Licensed Professional Counselor - Licensed Professional Counselors (LPC) are state-certified mental health professionals licensed to practice clinical psychotherapy, and have a Master's degree in counseling or a related field.
11. What level of experience should I search for?
It is important that a therapist has undergone training to become familiarized with and practiced at counseling scenarios, educated on various mental disorders, and have expressed the commitment to professionalism through their commitment to a pertinent education. That said, your connection to your therapist has proven to be the most important factor in the success of therapy.
12. Is it important that I find a therapist who specializes in the issues for which I am seeking help?
If you can find a specialist with whom you connect, there is certainly a benefit in seeing someone who has studied and had experience dealing with similar issues. This specialization may supply them with specific knowledge or tools that another therapist may not possess.
13. Is it okay to see an unlicensed therapist working under the supervision of a licensed therapist? Will it be beneficial enough?
Again, it primarily depends on your connection with the therapist. It is essential in this case to have a supervisor that can help oversee your therapist and the treatment they are providing to you, but if you like the therapist and feel that your meetings are beneficial, that is the most important factor.
14. Should I choose a therapist that is the same gender as me?
The most important criterion is to have a sense of connection and ease with the therapist. If you feel that a therapist of the same gender will be better able to understand your particular concerns, you should absolutely seek one out. This applies to age, religion or any factor that you feel is important in establishing a connection with your therapist. Never feel obligated to go back to a therapist with whom you are not comfortable. A therapist will understand that they are not a match for every patient that comes to see them.
15. Is location important?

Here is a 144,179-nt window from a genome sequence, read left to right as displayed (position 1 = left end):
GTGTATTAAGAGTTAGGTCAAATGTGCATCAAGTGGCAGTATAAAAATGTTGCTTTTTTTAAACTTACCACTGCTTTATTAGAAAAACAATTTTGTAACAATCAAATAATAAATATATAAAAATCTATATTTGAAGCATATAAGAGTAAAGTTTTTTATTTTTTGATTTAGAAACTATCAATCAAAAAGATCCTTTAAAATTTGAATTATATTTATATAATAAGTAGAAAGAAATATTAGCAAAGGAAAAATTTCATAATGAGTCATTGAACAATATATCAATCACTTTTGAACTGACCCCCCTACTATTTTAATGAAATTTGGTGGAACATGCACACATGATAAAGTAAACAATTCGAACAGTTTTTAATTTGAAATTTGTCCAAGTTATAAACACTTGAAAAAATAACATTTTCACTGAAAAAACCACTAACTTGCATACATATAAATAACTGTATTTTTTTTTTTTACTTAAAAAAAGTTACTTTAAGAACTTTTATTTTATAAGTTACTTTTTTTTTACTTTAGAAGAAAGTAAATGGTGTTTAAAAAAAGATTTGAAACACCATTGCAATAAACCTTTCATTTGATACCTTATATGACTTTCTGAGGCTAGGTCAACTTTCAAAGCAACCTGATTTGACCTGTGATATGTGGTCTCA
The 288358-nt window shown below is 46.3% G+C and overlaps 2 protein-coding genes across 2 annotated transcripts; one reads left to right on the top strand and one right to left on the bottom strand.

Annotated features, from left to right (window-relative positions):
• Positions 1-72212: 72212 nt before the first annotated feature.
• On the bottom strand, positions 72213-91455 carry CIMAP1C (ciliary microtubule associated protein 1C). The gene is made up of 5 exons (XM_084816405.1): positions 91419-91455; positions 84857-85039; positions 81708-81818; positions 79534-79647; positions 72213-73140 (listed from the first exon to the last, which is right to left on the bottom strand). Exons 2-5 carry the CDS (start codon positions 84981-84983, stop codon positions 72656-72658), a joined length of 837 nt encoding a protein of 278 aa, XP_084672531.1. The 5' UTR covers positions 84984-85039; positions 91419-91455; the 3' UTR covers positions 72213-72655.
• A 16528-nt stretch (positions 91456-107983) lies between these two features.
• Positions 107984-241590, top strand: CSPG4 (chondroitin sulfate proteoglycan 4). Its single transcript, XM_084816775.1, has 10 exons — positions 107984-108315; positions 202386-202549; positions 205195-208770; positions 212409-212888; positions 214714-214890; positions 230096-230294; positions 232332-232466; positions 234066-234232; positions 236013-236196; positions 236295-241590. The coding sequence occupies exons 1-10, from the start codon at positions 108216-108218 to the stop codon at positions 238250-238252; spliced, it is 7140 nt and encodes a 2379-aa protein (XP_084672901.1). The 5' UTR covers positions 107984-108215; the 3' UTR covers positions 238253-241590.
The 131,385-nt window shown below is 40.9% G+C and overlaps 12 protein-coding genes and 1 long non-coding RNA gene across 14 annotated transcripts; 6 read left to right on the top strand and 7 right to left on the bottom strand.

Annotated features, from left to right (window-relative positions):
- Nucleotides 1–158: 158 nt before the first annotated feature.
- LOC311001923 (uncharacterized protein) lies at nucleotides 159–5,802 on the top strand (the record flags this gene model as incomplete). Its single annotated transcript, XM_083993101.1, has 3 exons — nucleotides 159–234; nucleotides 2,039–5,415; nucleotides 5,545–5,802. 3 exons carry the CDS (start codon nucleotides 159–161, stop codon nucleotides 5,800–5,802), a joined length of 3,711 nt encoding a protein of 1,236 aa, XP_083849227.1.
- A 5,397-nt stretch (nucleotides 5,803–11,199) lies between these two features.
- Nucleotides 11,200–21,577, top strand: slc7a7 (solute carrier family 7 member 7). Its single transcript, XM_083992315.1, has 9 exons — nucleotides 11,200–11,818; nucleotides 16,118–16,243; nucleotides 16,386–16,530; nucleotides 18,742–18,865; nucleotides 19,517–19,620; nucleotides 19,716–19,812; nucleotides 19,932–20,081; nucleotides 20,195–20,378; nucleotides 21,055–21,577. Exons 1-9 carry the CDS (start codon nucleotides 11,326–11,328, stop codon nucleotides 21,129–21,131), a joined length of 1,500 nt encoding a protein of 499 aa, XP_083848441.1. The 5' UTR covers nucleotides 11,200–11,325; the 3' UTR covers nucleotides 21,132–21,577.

It is often beneficial to choose a therapist with an office in close proximity to your home or office to increase the convenience of going to sessions. We all know that life can get busy, but it is important to meet with the therapist regularly to obtain the greatest benefit from therapy. Maximizing the convenience of the appointment will help ensure that your treatment stays on track.
16. Why would seeing someone for only one hour per week be effective? Is it necessary to see the therapist more frequently?
That is likely something you would work out with your therapist depending on the goals you establish for the therapeutic relationship. Think about physical workouts again. It's more beneficial to your health to exercise for an hour a week than not to exercise at all. Additionally, there are therapists who will give you "homework" so that your work with them will extend beyond the time you spend in their office.
17. How do I know whether therapy is working?
"Growth and change is difficult for everyone, and you won't be a new person overnight. Look for long-term patterns in growth and change. Your overall mood might be improving, for example. You may feel more connected to family and friends. A crisis that might have overwhelmed you in the past you handle with much less stress. Don't be frustrated with temporary setbacks. It can be challenging to stretch yourself and break old, entrenched patterns."